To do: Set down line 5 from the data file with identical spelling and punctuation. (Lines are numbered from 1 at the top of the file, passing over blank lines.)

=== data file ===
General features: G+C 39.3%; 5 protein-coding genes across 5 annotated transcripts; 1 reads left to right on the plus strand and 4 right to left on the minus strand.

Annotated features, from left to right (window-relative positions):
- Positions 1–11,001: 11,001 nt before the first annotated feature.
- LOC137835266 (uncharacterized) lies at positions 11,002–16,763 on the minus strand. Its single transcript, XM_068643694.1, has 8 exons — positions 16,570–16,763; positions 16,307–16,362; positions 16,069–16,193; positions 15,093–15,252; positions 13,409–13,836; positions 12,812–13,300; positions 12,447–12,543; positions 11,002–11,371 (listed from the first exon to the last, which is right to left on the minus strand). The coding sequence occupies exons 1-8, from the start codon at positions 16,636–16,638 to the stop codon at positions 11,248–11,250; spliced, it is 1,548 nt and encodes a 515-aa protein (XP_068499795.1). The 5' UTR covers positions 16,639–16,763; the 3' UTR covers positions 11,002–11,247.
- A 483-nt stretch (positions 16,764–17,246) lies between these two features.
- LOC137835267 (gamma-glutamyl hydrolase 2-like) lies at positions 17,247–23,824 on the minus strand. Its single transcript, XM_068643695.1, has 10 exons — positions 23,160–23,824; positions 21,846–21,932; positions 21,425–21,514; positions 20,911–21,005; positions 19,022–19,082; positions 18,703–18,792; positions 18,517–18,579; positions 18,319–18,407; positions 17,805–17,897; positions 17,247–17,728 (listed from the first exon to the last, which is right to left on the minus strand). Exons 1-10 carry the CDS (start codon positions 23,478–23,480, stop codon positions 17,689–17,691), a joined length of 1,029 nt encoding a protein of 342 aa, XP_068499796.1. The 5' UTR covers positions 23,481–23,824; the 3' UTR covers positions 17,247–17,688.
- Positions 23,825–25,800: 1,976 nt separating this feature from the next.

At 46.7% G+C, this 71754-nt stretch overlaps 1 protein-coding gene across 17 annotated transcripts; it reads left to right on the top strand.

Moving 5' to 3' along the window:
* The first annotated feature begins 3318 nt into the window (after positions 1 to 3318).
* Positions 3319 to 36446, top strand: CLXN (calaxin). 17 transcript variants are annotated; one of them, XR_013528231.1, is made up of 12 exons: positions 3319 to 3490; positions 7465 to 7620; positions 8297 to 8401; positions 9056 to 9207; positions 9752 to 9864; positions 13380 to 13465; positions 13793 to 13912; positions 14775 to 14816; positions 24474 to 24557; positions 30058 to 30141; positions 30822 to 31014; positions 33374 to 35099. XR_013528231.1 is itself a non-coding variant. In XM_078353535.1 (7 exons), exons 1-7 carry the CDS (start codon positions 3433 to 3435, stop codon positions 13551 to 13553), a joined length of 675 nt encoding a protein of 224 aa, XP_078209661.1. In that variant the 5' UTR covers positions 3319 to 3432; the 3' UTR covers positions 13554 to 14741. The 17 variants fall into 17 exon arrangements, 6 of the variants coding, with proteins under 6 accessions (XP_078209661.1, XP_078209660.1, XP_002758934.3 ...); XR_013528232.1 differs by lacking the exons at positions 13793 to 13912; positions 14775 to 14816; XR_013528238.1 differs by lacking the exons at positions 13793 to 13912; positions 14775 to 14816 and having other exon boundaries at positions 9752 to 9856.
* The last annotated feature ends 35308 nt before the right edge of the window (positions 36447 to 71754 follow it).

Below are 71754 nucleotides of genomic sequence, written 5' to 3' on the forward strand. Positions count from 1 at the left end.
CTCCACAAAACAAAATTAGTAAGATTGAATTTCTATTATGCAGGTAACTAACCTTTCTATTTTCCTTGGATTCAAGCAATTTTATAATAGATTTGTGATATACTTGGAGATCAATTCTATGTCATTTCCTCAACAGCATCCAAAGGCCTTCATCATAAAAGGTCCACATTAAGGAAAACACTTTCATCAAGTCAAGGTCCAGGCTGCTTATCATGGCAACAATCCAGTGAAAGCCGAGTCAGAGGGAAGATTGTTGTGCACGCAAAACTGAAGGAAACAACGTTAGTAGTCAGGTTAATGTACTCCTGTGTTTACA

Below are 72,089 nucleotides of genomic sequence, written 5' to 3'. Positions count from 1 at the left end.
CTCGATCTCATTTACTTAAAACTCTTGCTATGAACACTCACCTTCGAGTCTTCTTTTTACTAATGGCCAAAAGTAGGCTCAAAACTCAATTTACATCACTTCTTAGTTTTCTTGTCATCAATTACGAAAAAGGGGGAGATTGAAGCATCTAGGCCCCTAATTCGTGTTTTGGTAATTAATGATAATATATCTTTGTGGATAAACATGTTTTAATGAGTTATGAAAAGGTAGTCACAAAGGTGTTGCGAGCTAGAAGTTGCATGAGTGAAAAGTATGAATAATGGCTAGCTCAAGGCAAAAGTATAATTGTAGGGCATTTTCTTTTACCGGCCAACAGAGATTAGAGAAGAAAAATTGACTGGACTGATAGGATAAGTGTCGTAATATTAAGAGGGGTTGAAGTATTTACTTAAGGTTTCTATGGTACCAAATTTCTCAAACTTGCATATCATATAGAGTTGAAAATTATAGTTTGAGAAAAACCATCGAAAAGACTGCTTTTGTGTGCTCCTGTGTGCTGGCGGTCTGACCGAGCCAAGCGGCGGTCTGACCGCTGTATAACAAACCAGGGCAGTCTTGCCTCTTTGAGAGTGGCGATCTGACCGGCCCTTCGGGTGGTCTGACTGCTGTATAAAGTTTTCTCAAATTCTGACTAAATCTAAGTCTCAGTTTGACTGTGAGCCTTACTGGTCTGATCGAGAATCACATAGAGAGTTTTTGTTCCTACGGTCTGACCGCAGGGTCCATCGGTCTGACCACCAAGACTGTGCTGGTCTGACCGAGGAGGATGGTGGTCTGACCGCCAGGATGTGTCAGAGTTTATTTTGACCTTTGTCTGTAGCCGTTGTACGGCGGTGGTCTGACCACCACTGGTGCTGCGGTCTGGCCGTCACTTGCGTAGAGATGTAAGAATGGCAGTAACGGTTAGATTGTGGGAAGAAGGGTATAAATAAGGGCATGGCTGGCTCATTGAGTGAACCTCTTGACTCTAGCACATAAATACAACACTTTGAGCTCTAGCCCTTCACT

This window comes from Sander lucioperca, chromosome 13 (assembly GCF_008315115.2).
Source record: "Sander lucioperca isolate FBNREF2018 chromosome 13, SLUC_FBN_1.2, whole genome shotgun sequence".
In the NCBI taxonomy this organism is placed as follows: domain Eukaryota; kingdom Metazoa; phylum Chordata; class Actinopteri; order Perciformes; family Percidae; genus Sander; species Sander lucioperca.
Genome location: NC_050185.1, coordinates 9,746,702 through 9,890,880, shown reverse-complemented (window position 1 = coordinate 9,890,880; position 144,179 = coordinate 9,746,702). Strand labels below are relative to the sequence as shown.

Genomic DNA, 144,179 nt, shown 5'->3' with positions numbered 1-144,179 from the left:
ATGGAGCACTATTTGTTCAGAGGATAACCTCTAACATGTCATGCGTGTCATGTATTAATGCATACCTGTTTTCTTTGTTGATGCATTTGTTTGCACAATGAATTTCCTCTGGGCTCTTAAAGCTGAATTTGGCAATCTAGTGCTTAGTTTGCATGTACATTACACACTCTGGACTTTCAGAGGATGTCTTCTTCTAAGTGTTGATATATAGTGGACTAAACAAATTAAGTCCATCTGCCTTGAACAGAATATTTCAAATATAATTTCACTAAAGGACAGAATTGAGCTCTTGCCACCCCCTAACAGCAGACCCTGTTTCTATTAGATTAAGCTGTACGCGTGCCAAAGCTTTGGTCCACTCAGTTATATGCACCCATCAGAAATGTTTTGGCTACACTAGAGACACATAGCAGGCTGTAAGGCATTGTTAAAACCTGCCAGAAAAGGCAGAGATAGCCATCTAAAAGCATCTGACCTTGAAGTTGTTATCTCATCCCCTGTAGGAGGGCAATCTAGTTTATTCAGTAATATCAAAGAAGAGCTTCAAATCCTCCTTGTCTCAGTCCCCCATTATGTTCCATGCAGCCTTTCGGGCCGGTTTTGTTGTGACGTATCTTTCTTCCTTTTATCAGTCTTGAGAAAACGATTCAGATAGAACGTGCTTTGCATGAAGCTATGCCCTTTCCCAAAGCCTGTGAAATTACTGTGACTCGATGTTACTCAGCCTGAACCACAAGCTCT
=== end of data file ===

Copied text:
- A 483-nt stretch (positions 16,764–17,246) lies between these two features.